Currently reading: Hyperion XP-1 hydrogen-powered supercar makes public debut
American technology start-up promises 1000-mile range and 0-60mph in 2.2sec from fuel cell EV

American start-up Hyperion is at the LA motor show to showcase its XP-1 hydrogen electric supercar, which it claims offers 1000 miles of range between refills.

Announced in 2020 as part of a plan to increase wider adoption of hydrogen technology across the automotive industry, the two-seat XP-1 combines hydrogen fuel cells with supercapacitor storage to power multiple electric motors. Drive is sent to all four wheels, and although performance details are limited, the company claims it will be capable of a 221mph top speed and should manage 0-60mph in 2.2sec.

Supercapacitors are smaller and lighter than traditional lithium ion batteries, allowing the XP-1 to arrive with a kerb weight of just 1032kg. Hyperion claims this gives it a handling advantage over similarly potent battery electric supercars, which are much heavier.

Unlike current BEV technology, which can overheat after running at peak performance for extended periods, supercapacitors aren't affected by extreme temperatures and will deliver consistent performance. And while they can't hold as much energy, a 1:1 charge-to-discharge ratio means they're much more efficient. 

The Lamborghini Sián FKP 37 hybrid hypercar also uses the technology but relies solely on regenerative braking to recharge its small battery.

97 Hyperion xp 1 official reveal rear

The XP-1's carbonfibre hydrogen tanks will hold enough fuel for 1000 miles of driving at street-legal speeds and can be refilled in less than five minutes. Hyperion has plans to supply hydrogen refuelling stations across the US, with more details to follow closer to the car's release.

“Aerospace engineers have long understood the advantages of hydrogen as the most abundant, lightest element in the universe," Hyperion CEO Angelo Kafantaris explained when the car was first shown. "Now, with this vehicle, consumers will experience its extraordinary value proposition.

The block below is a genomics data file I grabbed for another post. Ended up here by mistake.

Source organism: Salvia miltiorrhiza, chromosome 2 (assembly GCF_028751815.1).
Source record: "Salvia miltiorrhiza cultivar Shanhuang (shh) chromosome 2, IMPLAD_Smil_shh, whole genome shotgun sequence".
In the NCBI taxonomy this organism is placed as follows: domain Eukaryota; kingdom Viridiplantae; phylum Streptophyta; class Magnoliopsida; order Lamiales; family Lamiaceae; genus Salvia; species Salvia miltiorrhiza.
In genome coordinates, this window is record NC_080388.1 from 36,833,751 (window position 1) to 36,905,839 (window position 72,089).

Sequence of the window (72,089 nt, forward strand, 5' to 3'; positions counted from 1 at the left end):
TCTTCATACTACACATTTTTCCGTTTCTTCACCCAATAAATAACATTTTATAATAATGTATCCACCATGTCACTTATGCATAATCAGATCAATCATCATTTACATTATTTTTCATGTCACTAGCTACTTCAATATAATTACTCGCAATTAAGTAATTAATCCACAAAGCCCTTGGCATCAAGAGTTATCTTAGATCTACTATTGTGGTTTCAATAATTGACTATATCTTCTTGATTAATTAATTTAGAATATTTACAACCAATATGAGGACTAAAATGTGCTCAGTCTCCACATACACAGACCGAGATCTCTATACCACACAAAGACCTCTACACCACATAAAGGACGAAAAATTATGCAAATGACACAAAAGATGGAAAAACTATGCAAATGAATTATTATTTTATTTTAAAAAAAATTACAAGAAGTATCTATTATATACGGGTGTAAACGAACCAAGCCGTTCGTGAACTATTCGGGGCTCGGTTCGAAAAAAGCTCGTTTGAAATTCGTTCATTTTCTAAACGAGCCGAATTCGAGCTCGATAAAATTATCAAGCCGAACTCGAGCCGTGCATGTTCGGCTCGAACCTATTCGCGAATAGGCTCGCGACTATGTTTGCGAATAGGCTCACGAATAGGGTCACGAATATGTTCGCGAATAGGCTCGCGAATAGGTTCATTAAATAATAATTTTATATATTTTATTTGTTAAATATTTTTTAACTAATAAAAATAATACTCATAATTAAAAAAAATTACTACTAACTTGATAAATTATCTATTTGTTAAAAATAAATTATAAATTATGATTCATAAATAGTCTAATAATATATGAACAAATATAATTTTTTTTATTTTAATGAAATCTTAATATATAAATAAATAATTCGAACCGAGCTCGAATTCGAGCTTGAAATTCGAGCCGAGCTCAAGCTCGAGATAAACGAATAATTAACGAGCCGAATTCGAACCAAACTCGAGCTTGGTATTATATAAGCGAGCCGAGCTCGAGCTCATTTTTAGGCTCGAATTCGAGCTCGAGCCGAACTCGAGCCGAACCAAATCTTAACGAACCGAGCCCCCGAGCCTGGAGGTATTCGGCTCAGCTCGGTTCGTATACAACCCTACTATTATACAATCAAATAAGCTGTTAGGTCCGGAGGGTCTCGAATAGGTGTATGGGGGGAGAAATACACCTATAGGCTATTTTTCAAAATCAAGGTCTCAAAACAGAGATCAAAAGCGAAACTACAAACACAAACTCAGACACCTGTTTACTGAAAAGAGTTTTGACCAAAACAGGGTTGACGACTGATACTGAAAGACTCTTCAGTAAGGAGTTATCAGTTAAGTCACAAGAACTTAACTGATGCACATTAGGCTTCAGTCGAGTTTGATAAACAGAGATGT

“This is only the beginning of what can be achieved with hydrogen as an energy storage medium. The potential of this fuel is limitless and will revolutionise the energy sector.”

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Currently in the prototype stage, the XP-1 will also feature active aerodynamics that double as solar panels, articulating to follow the position of the sun when not improving cornering at high speeds. 

California-based Hyperion supplies hydrogen propulsion systems to engineering firms and space agencies including Nasa. The company aims to build 300 examples of the radical XP-1. 

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jason_recliner 18 November 2022

125+ hydrogen projects in Australia alone. 4-5 large scale (think Tasmania-scale) renewable energy projects under development in Australia. Amazing the difference two years makes :-) 

maxhurtz 14 August 2020

Hydrogen cars are a long way off

> "This is the big secret the car industry is hiding in some ways..."

The secret is that fuel-cell vehicles are a long way from being practical. The new Hyundai Nexo, a third-generation fuel cell car, is on sale from £70,000. This is for a slow car with a range of only 240 miles. I don't see how they are ever going to be affordable. You basically need an electric car and then add an expensive fuel cell and then some expensive carbon fibre storage tanks. And those tanks take up a lop of space, even for a limited range like this.

Maybe fuel cells could work in trucks. But you have to have the re-fuelling infrastructure in place before in becomes usable and who is going to take the risk of investing billions in that.

This is on top of the inneficiencies of producing and pressurising hydrogen.

scrap 13 August 2020

This concept - moveable solar

This concept - moveable solar panels and all - is a nonsense. But hydrogen fuel cell planes? Yes please. Battery electric planes are decades away and may not be feasible even then, but hydrogen fuelled planes seems a much more achievable goal and could produce real environmental benefit. Airports in suitable climates could even produce their own fuel using solar onsite.